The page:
Population genomics of Drosophila suzukii reveal longitudinal population structure and signals of migrations in and out of the continental United States

Kyle M. Lewald, Antoine Abrieux, Derek A. Wilson, Yoosook Lee, William R. Conner, Felipe Andreazza, Elizabeth H. Beers, Hannah J. Burrack, Kent M. Daane, Lauren Diepenbrock, Francis A. Drummond, Philip D. Fanning, Michael T. Gaffney, Stephen P. Hesler, Claudio Ioriatti, Rufus Isaacs, Brian A. Little, Gregory M. Loeb, Betsey Miller, Dori E. NavaDalila Rendon, Ashfaq A. Sial, Cherre S. Bezerra da Silva, Dara G. Stockton, Steven van Timmeren, Anna Wallingford, Vaughn M. Walton, Xingeng Wang, Bo Zhao, Frank G. Zalom, Joanna C. Chiu

Research output: Contribution to journalArticlepeer-review

3 Scopus citations


Drosophila suzukii, or spotted-wing drosophila, is now an established pest in many parts of the world, causing significant damage to numerous fruit crop industries. Native to East Asia, D. suzukii infestations started in the United States a decade ago, occupying a wide range of climates. To better understand invasion ecology of this pest, knowledge of past migration events, population structure, and genetic diversity is needed. In this study, we sequenced whole genomes of 237 individual flies collected across the continental United States, as well as several sites in Europe, Brazil, and Asia, to identify and analyze hundreds of thousands of genetic markers. We observed strong population structure between Western and Eastern US populations, but no evidence of any population structure between different latitudes within the continental United States, suggesting that there are no broad-scale adaptations occurring in response to differences in winter climates. We detect admixture from Hawaii to the Western United States and from the Eastern United States to Europe, in agreement with previously identified introduction routes inferred from microsatellite analysis. We also detect potential signals of admixture from the Western United States back to Asia, which could have important implications for shipping and quarantine policies for exported agriculture. We anticipate this large genomic dataset will spur future research into the genomic adaptations underlying D. suzukii pest activity and development of novel control methods for this agricultural pest.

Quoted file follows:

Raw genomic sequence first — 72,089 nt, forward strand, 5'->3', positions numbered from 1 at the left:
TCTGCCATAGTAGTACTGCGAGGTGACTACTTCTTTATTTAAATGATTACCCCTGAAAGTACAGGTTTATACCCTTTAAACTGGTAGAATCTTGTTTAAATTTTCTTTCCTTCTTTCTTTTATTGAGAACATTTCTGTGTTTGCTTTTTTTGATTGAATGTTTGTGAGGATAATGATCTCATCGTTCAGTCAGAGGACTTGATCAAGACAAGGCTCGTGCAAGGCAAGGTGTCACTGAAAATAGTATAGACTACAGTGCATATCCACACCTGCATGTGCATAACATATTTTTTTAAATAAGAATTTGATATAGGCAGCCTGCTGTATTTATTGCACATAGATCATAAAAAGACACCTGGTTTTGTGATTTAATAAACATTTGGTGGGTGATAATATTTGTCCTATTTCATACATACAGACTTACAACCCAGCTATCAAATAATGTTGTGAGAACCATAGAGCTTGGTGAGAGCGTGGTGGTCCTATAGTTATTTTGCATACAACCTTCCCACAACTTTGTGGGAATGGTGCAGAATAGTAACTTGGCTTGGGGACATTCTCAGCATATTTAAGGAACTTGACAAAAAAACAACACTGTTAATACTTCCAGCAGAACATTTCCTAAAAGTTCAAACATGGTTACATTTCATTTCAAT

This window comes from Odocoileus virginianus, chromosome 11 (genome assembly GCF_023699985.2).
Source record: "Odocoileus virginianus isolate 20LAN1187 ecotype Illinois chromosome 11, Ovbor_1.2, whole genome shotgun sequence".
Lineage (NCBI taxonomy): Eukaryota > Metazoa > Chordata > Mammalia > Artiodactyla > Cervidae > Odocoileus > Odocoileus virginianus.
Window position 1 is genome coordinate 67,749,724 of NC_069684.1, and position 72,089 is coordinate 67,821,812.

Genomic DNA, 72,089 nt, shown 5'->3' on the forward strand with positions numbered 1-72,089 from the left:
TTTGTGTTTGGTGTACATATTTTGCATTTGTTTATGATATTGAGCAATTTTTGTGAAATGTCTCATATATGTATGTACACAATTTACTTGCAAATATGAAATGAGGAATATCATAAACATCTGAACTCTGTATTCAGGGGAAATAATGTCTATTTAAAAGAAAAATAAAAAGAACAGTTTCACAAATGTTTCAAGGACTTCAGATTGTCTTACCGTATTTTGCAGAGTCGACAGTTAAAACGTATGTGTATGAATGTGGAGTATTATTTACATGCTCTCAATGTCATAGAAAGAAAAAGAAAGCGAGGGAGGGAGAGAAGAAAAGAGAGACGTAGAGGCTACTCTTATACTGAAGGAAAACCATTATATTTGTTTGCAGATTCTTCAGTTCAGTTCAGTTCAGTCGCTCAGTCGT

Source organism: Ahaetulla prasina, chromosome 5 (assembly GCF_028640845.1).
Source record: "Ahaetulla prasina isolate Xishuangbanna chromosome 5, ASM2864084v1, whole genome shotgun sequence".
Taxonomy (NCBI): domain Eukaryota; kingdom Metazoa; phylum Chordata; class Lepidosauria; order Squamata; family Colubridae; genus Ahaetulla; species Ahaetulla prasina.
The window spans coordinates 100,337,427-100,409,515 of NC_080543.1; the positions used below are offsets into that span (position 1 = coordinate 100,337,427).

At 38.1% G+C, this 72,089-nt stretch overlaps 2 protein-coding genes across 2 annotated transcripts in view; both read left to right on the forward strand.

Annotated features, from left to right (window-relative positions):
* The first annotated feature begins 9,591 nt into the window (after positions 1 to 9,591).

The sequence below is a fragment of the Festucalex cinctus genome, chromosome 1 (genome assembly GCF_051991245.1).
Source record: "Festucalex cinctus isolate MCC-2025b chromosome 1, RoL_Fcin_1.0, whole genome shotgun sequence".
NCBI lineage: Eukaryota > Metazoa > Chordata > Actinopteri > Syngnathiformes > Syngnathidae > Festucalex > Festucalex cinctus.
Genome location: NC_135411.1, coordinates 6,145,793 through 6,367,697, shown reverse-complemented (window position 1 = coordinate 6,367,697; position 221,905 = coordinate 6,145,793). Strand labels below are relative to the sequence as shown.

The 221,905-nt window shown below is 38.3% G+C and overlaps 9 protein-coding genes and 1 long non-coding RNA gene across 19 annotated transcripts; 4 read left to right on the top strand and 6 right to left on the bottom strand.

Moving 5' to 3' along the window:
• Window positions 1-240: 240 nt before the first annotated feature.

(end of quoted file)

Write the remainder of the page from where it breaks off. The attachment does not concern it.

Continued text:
Original languageEnglish (US)
Article numberjkab343
JournalG3: Genes, Genomes, Genetics
Issue number12
StatePublished - Dec 2021
Externally publishedYes


  • Drosophila suzukii
  • Genetic diversity
  • Invasion genomics
  • Population structure
  • Spotted-wing drosophila

ASJC Scopus subject areas

  • Molecular Biology
  • Genetics
  • Genetics(clinical)


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